Say you are a consumer (you are); and you really like Twinkies (you probably do); …is a label alerting you to the fact that the cornstarch has been genetically modified really going to change your behavior next time you’re craving that spongy cake-and-creamy goodness? Of course not. And those in favor of labeling have made it easy for food manufacturers to disclose by asking relatively little of them ranging from an asterisk, to a parenthesis to even a catch-all statement. That’s not too much to ask.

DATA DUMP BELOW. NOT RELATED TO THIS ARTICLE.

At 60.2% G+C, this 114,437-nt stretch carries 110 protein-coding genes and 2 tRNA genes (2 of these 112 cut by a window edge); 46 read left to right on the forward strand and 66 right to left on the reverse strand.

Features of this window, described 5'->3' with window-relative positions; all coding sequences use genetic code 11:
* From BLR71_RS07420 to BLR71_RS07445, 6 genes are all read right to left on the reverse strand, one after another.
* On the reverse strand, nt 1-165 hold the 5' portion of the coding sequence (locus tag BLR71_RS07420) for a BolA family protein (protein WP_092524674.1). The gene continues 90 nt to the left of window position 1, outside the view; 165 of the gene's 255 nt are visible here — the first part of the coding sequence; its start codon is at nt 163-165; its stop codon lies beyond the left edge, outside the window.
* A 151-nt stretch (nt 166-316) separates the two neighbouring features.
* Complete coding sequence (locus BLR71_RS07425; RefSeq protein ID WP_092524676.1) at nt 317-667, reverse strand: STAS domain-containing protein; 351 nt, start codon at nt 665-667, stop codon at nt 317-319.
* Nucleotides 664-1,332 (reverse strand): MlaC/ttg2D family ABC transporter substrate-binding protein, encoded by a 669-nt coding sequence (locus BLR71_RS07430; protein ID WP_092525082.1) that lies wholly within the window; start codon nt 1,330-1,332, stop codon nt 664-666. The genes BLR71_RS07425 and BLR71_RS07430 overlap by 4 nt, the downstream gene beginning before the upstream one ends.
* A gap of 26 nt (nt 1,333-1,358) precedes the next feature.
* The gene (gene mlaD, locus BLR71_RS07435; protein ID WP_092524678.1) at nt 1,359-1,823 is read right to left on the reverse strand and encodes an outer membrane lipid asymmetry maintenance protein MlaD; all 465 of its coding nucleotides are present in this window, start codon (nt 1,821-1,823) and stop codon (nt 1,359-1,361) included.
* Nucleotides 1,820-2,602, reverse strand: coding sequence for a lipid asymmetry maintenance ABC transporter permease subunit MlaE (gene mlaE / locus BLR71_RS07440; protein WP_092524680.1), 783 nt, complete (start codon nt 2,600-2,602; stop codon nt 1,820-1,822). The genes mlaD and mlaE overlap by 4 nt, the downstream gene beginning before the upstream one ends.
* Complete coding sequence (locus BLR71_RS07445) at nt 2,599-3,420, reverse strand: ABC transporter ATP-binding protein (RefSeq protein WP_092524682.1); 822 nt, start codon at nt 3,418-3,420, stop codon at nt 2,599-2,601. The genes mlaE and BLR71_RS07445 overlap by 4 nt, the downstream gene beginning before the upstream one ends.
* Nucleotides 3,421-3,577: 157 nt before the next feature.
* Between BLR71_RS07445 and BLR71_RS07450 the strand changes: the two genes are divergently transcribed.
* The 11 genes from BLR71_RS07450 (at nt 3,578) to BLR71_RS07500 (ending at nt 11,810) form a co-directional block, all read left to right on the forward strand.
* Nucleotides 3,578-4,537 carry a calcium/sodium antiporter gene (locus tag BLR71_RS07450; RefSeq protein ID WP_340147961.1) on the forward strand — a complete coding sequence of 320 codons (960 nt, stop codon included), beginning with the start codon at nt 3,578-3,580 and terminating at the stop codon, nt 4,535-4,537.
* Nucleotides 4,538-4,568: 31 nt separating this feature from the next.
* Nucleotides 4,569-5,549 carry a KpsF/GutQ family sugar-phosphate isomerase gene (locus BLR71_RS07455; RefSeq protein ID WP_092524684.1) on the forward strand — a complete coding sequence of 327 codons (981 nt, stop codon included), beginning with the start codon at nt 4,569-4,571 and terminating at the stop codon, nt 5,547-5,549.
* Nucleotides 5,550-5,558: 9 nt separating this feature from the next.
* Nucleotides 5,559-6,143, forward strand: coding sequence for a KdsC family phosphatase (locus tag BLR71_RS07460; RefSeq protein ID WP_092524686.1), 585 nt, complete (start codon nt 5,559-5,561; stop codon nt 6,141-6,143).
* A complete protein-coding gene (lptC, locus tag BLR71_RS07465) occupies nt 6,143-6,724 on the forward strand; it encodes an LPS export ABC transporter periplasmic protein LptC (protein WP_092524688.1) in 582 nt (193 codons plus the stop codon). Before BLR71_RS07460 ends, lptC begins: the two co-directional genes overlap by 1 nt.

Having, I believe, thoroughly made my point about the reasonableness of mandating labeling, I’d like to point out that in my own consumer decisions and as a bioethicist, I am not in any way summarily against genetically modifying food. I believe the fear-based contention to GMOs has arisen largely due to the lack of transparency these labeling laws are striving to change. So, counterpoint food lobby: let people know what’s going on with their food, let them see it’s nothing to be afraid of, and maybe, just maybe, the anti-GMO hysteria will diminish. Win-win.